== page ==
Noting that the manufacturing sector experienced more than twice the rate of amputations as that of the entire private sector in 2013, the Occupational Safety and Health Administration has updated its nine-year-old National Emphasis Program (NEP) on amputations.
Articles Discussing General Topics Under OSHA.
Citing its 1994 legal decision holding that the “wholesale incorporation of a litigant’s brief is a questionable judicial practice,” the Federal Mine Safety and Health Review Commission has remanded for further analysis a judge’s determinations regarding enforcement actions taken against a Virginia coal operator and vacated others.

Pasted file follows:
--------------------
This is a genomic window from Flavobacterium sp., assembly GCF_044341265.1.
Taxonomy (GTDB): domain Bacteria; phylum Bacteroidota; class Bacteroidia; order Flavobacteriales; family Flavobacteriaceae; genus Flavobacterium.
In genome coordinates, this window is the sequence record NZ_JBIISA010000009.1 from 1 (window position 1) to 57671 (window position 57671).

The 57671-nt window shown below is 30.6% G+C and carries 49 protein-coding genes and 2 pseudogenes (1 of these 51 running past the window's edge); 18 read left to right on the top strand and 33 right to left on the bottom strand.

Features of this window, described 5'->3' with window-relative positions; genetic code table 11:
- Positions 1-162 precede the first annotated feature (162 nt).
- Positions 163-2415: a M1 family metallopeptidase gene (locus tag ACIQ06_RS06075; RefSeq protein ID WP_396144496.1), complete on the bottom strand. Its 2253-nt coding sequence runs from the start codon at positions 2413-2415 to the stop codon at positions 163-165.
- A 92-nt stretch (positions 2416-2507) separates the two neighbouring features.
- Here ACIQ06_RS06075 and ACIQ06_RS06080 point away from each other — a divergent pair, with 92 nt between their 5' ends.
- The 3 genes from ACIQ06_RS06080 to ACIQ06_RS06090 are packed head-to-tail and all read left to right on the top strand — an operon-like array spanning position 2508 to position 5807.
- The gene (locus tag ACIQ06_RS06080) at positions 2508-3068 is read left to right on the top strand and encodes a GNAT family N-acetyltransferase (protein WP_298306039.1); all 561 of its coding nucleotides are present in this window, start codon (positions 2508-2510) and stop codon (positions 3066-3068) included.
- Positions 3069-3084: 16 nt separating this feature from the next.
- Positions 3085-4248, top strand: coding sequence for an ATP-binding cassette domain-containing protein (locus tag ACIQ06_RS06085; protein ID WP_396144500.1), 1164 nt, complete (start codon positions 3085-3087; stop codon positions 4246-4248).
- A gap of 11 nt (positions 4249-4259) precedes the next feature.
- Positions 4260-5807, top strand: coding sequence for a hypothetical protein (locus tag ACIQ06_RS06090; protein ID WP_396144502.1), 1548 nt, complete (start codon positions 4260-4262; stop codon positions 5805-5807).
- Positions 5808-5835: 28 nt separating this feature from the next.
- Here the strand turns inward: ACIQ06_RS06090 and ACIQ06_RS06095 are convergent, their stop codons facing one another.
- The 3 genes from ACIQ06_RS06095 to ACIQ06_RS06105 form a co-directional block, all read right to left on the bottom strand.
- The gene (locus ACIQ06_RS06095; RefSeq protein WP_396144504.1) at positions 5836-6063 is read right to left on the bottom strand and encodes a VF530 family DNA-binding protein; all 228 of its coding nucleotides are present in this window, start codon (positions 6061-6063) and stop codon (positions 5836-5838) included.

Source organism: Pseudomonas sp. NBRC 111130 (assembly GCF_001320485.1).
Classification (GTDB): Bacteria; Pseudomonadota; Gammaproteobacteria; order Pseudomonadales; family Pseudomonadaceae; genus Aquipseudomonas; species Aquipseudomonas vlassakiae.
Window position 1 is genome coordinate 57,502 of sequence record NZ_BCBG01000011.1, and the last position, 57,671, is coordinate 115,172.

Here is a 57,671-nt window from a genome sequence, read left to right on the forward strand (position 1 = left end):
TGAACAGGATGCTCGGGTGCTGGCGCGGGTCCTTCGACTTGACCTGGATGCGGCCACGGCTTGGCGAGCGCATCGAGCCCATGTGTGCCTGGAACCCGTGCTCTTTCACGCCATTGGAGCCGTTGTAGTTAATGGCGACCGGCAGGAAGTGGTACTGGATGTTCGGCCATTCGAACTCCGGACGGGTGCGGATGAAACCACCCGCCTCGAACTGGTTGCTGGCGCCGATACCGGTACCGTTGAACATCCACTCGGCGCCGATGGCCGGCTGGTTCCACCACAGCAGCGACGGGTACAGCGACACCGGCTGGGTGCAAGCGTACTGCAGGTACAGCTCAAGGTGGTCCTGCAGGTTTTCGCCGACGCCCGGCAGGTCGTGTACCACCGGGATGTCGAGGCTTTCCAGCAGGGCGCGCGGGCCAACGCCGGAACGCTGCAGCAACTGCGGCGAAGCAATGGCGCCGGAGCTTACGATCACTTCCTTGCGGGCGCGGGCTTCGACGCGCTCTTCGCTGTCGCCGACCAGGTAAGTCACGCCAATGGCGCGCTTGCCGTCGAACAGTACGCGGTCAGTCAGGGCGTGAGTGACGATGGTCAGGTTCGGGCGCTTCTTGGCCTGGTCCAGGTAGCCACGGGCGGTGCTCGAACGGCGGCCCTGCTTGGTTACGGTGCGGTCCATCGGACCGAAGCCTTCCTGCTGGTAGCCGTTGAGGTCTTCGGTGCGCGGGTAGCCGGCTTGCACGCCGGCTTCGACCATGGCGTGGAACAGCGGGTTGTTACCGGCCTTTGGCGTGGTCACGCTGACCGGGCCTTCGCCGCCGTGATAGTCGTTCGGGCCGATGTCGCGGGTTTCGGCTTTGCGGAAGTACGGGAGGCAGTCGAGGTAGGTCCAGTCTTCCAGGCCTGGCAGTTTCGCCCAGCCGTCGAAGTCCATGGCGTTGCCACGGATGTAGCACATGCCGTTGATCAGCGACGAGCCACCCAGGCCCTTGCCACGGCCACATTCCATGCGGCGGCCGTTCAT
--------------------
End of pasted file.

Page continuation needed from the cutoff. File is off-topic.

In what the Occupational Safety and Health Administration described as a collaboration among government, industry, and organized labor, the safety agency has proposed a comprehensive rule to reduce exposure to beryllium among employees in general industry.
Facing a lawsuit by the mining industry over a an amended rule targeting “pattern” violators of the Mine Safety and Health Administration’s (MSHA’s) safety standards, the agency has announced the revised rule is “a law that now works.”
Vacating citations against a Texas company, an administrative judge has lambasted the Occupational Safety and Health Administration for having “fallen short of any standard of decency, honor, or reliability” by citing the company for alleged violations occurring during a period in which OSHA had agreed in a written settlement the company could establish a program to prevent such violations.